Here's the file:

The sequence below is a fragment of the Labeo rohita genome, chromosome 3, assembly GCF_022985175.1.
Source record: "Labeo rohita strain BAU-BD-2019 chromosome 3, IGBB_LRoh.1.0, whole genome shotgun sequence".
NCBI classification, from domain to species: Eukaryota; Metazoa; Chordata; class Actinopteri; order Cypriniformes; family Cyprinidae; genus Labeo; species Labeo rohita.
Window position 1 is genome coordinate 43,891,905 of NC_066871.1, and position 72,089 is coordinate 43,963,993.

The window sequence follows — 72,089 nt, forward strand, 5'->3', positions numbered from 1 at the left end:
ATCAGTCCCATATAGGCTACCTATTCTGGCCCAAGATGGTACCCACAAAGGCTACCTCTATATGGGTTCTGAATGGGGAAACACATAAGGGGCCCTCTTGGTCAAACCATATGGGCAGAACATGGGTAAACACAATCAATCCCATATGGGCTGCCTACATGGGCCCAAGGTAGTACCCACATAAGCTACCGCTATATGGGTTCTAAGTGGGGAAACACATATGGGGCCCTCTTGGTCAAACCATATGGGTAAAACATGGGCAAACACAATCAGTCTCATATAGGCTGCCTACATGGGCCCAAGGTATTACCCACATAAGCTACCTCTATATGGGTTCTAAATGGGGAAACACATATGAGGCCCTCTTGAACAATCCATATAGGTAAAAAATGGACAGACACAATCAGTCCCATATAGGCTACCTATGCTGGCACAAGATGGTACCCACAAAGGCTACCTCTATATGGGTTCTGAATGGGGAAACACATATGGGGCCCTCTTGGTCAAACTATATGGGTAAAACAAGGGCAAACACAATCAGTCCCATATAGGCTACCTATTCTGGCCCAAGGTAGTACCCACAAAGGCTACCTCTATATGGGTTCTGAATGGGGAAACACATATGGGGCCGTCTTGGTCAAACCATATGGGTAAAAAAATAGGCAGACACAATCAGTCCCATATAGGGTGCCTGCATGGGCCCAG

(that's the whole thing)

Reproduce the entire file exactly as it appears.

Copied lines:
The sequence below is a fragment of the Labeo rohita genome, chromosome 3, assembly GCF_022985175.1.
Source record: "Labeo rohita strain BAU-BD-2019 chromosome 3, IGBB_LRoh.1.0, whole genome shotgun sequence".
NCBI classification, from domain to species: Eukaryota; Metazoa; Chordata; class Actinopteri; order Cypriniformes; family Cyprinidae; genus Labeo; species Labeo rohita.
Window position 1 is genome coordinate 43,891,905 of NC_066871.1, and position 72,089 is coordinate 43,963,993.

The window sequence follows — 72,089 nt, forward strand, 5'->3', positions numbered from 1 at the left end:
ATCAGTCCCATATAGGCTACCTATTCTGGCCCAAGATGGTACCCACAAAGGCTACCTCTATATGGGTTCTGAATGGGGAAACACATAAGGGGCCCTCTTGGTCAAACCATATGGGCAGAACATGGGTAAACACAATCAATCCCATATGGGCTGCCTACATGGGCCCAAGGTAGTACCCACATAAGCTACCGCTATATGGGTTCTAAGTGGGGAAACACATATGGGGCCCTCTTGGTCAAACCATATGGGTAAAACATGGGCAAACACAATCAGTCTCATATAGGCTGCCTACATGGGCCCAAGGTATTACCCACATAAGCTACCTCTATATGGGTTCTAAATGGGGAAACACATATGAGGCCCTCTTGAACAATCCATATAGGTAAAAAATGGACAGACACAATCAGTCCCATATAGGCTACCTATGCTGGCACAAGATGGTACCCACAAAGGCTACCTCTATATGGGTTCTGAATGGGGAAACACATATGGGGCCCTCTTGGTCAAACTATATGGGTAAAACAAGGGCAAACACAATCAGTCCCATATAGGCTACCTATTCTGGCCCAAGGTAGTACCCACAAAGGCTACCTCTATATGGGTTCTGAATGGGGAAACACATATGGGGCCGTCTTGGTCAAACCATATGGGTAAAAAAATAGGCAGACACAATCAGTCCCATATAGGGTGCCTGCATGGGCCCAG